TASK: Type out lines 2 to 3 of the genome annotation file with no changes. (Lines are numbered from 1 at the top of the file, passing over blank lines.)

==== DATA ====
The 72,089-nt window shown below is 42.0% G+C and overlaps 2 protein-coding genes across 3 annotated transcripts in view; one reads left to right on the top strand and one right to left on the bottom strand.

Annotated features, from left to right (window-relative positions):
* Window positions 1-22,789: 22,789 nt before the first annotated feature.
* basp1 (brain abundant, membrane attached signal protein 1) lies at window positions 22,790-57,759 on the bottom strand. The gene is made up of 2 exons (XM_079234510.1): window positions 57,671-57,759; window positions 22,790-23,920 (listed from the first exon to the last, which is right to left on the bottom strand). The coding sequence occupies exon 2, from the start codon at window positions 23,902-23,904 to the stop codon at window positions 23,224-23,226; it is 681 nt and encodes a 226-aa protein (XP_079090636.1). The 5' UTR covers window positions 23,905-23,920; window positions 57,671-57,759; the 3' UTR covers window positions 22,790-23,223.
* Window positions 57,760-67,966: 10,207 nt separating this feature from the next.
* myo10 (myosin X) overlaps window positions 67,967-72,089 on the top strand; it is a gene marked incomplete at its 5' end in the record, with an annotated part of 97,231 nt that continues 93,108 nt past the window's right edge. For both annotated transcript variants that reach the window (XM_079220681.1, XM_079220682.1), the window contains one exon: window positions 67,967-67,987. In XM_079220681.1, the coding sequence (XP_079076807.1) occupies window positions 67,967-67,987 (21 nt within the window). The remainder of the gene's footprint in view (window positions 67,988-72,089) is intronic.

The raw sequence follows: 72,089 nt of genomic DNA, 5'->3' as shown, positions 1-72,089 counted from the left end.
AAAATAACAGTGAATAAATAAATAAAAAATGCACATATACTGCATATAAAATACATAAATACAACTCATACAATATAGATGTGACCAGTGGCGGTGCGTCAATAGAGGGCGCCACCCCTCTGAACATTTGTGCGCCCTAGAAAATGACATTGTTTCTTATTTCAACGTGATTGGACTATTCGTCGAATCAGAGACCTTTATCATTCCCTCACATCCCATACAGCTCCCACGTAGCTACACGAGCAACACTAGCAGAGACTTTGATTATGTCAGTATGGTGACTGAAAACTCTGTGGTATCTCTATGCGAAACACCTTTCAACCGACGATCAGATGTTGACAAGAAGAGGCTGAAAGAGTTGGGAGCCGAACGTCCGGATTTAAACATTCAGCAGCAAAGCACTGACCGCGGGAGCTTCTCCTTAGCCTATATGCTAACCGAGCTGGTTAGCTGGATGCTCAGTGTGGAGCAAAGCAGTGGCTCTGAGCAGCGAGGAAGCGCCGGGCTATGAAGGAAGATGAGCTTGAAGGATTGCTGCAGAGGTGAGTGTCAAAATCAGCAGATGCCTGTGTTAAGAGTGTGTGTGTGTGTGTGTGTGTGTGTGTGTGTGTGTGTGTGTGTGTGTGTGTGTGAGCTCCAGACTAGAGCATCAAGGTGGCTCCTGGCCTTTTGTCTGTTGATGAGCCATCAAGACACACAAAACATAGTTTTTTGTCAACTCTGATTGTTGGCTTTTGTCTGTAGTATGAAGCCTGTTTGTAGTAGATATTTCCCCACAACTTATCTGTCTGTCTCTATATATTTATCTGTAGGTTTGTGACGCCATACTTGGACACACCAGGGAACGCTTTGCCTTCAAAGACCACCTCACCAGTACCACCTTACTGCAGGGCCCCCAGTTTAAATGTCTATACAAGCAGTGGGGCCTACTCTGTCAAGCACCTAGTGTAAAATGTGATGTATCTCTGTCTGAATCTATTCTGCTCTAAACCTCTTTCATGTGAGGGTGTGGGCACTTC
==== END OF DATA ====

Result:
Annotated features, from left to right (window-relative positions):
* Window positions 1-22,789: 22,789 nt before the first annotated feature.